The Democratic Alliance has suspended Helen Zille, its former leader and premier of the Western Cape province, from all party activities pending the outcome of a formal disciplinary inquiry after she appeared to defend colonialism in a series of posts on Twitter.
“For those claiming the legacy of colonialism was only negative, think of our independent judiciary, transport, infrastructure, piped water, etc,” Zille wrote on Twitter two months ago. “Would we have had a transition into specialised health care and medication without colonial influence? Just be honest, please.”
The party has now decided to expedite a disciplinary hearing against Zille for bringing it into disrepute, DA leader Mmusi Maimane told reporters in Johannesburg on Saturday. Zille remains premier of the DA-run Western Cape province.
Failing to discipline Zille could frustrate the DA’s ambitions of securing a greater share of the black vote in national elections in 2019, but doing so could cost it the support of white and mixed-race voters in the Western Cape, where Zille has strong backing.
“Zille’s social media commentary and public utterances in connection with colonialism undermine our reconciliation project,” Maimane said. “There is no question that Zille’s original tweets and subsequent justifications have damaged our standing in the public mind.”
Although Zille has apologised for her comments, Maimane said she had refused to offer an unreserved apology to the party and the country. Many black South Africans whose ancestors lost their land and civil rights under colonial rule continue to feel the effects of its legacy.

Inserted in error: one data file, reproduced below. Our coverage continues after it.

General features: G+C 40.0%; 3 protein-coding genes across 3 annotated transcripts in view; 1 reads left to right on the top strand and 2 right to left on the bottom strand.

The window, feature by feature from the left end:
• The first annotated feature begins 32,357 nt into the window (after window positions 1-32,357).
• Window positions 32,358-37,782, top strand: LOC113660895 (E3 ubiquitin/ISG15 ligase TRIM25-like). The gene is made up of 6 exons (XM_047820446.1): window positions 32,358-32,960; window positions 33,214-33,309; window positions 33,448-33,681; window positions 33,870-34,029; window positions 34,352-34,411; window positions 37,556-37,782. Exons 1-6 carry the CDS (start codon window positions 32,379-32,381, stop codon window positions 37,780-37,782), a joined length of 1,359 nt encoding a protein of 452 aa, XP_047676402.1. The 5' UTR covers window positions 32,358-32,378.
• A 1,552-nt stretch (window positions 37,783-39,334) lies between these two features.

“We live in a fragile democracy, which means our public representatives must, at all times, be sensitive to the legitimate anger that people still feel about our past and its legacy,” Maimane said.
Zille rejected the suspension, arguing it doesn’t comply with internal party rules and said the reason given by Mamaine “is not the full story”. This will emerge over time, she wrote in a statement posted on Twitter.
‘I cannot be bullied’
“I have not accepted that the DA has the right to find me guilty and penalise me before the hearing even takes place,” Zille wrote. “I cannot be bullied into resigning or incriminating myself.”
Zille is “prepared to face a full disciplinary hearing”, she said, adding that it isn’t correct to say she refused to apologise.
The DA won 27% of the vote in municipal elections in August last year, and together with other opposition parties seized control of several major cities, including Johannesburg and Pretoria, from the ANC.
“The suspension indicates a breakdown in the relationship between Maimane and Zille that is even more damaging than her comments,” independent political analyst Daniel Silke said by telephone from Cape Town. “It also proves the generally accepted notion that a former party leader should retire otherwise it causes tension with his or her replacement.” — (c) 2017 Bloomberg LP